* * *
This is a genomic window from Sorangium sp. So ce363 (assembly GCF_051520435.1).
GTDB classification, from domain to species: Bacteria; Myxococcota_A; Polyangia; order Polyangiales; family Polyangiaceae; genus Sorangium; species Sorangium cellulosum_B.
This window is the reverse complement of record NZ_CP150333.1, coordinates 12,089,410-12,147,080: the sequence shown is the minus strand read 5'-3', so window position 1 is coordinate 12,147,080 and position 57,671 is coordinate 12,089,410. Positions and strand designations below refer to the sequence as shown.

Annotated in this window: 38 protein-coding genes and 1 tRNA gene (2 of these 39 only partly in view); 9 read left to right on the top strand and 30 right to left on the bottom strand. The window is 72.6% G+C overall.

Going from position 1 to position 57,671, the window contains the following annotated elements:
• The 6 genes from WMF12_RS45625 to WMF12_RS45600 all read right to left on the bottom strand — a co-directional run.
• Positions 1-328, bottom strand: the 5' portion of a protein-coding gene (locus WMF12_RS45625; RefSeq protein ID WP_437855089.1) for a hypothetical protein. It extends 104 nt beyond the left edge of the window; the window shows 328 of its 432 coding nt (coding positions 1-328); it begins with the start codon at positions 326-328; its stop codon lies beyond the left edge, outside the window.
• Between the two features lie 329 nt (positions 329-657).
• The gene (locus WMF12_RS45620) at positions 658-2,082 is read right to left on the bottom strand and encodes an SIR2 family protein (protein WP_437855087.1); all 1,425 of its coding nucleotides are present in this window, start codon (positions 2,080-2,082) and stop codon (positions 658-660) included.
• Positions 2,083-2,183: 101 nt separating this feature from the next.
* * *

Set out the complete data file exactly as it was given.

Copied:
This is a genomic window from Sorangium sp. So ce363 (assembly GCF_051520435.1).
GTDB classification, from domain to species: Bacteria; Myxococcota_A; Polyangia; order Polyangiales; family Polyangiaceae; genus Sorangium; species Sorangium cellulosum_B.
This window is the reverse complement of record NZ_CP150333.1, coordinates 12,089,410-12,147,080: the sequence shown is the minus strand read 5'-3', so window position 1 is coordinate 12,147,080 and position 57,671 is coordinate 12,089,410. Positions and strand designations below refer to the sequence as shown.

Annotated in this window: 38 protein-coding genes and 1 tRNA gene (2 of these 39 only partly in view); 9 read left to right on the top strand and 30 right to left on the bottom strand. The window is 72.6% G+C overall.

Going from position 1 to position 57,671, the window contains the following annotated elements:
• The 6 genes from WMF12_RS45625 to WMF12_RS45600 all read right to left on the bottom strand — a co-directional run.
• Positions 1-328, bottom strand: the 5' portion of a protein-coding gene (locus WMF12_RS45625; RefSeq protein ID WP_437855089.1) for a hypothetical protein. It extends 104 nt beyond the left edge of the window; the window shows 328 of its 432 coding nt (coding positions 1-328); it begins with the start codon at positions 326-328; its stop codon lies beyond the left edge, outside the window.
• Between the two features lie 329 nt (positions 329-657).
• The gene (locus WMF12_RS45620) at positions 658-2,082 is read right to left on the bottom strand and encodes an SIR2 family protein (protein WP_437855087.1); all 1,425 of its coding nucleotides are present in this window, start codon (positions 2,080-2,082) and stop codon (positions 658-660) included.
• Positions 2,083-2,183: 101 nt separating this feature from the next.